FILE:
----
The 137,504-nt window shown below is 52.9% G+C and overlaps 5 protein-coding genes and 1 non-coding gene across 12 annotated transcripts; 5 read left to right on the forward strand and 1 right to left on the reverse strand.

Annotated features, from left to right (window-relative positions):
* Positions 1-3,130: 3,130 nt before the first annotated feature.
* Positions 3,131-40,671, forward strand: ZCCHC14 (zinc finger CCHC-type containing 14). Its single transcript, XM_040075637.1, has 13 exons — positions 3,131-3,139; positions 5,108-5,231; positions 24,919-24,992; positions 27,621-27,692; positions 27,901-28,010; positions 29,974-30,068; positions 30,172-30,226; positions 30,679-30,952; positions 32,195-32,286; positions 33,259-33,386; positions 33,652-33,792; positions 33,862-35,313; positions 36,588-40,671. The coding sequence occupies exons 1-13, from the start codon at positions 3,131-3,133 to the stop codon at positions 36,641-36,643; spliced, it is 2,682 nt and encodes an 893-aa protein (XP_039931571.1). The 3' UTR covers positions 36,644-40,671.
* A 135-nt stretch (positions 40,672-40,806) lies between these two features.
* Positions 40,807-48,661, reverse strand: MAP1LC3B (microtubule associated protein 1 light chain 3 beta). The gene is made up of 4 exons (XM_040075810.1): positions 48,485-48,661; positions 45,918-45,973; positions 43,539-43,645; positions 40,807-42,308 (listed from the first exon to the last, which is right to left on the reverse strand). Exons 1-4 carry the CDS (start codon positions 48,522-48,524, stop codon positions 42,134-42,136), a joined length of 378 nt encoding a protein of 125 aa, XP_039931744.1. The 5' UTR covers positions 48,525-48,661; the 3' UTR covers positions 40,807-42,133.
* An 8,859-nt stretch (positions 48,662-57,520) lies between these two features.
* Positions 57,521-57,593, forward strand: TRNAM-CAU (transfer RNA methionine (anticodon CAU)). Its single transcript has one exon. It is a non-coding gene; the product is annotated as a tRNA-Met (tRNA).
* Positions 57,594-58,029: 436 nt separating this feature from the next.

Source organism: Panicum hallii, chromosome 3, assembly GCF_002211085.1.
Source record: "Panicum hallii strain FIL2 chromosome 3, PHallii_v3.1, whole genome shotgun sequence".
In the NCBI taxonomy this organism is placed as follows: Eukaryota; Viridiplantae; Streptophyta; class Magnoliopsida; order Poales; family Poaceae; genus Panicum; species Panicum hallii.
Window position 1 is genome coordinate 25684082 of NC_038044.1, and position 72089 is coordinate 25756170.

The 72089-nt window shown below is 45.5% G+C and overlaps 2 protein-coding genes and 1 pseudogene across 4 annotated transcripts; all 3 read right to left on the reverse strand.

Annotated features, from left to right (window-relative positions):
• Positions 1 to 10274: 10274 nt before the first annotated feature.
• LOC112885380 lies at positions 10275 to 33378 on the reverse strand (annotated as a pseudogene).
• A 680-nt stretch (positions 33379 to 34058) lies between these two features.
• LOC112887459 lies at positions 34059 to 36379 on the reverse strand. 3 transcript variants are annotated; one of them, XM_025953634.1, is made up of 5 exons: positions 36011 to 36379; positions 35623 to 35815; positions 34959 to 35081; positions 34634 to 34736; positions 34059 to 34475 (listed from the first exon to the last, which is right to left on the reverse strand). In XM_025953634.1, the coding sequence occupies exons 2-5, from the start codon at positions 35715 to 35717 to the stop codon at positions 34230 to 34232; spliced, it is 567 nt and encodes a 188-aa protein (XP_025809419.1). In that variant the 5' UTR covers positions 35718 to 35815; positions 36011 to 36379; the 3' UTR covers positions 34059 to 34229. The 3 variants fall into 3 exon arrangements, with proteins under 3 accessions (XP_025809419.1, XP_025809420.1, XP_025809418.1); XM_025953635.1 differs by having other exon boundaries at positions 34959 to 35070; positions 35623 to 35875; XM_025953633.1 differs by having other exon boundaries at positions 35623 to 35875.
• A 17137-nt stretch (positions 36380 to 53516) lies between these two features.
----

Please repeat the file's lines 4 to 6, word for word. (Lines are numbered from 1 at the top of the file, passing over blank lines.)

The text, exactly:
* Positions 3,131-40,671, forward strand: ZCCHC14 (zinc finger CCHC-type containing 14). Its single transcript, XM_040075637.1, has 13 exons — positions 3,131-3,139; positions 5,108-5,231; positions 24,919-24,992; positions 27,621-27,692; positions 27,901-28,010; positions 29,974-30,068; positions 30,172-30,226; positions 30,679-30,952; positions 32,195-32,286; positions 33,259-33,386; positions 33,652-33,792; positions 33,862-35,313; positions 36,588-40,671. The coding sequence occupies exons 1-13, from the start codon at positions 3,131-3,133 to the stop codon at positions 36,641-36,643; spliced, it is 2,682 nt and encodes an 893-aa protein (XP_039931571.1). The 3' UTR covers positions 36,644-40,671.
* A 135-nt stretch (positions 40,672-40,806) lies between these two features.
* Positions 40,807-48,661, reverse strand: MAP1LC3B (microtubule associated protein 1 light chain 3 beta). The gene is made up of 4 exons (XM_040075810.1): positions 48,485-48,661; positions 45,918-45,973; positions 43,539-43,645; positions 40,807-42,308 (listed from the first exon to the last, which is right to left on the reverse strand). Exons 1-4 carry the CDS (start codon positions 48,522-48,524, stop codon positions 42,134-42,136), a joined length of 378 nt encoding a protein of 125 aa, XP_039931744.1. The 5' UTR covers positions 48,525-48,661; the 3' UTR covers positions 40,807-42,133.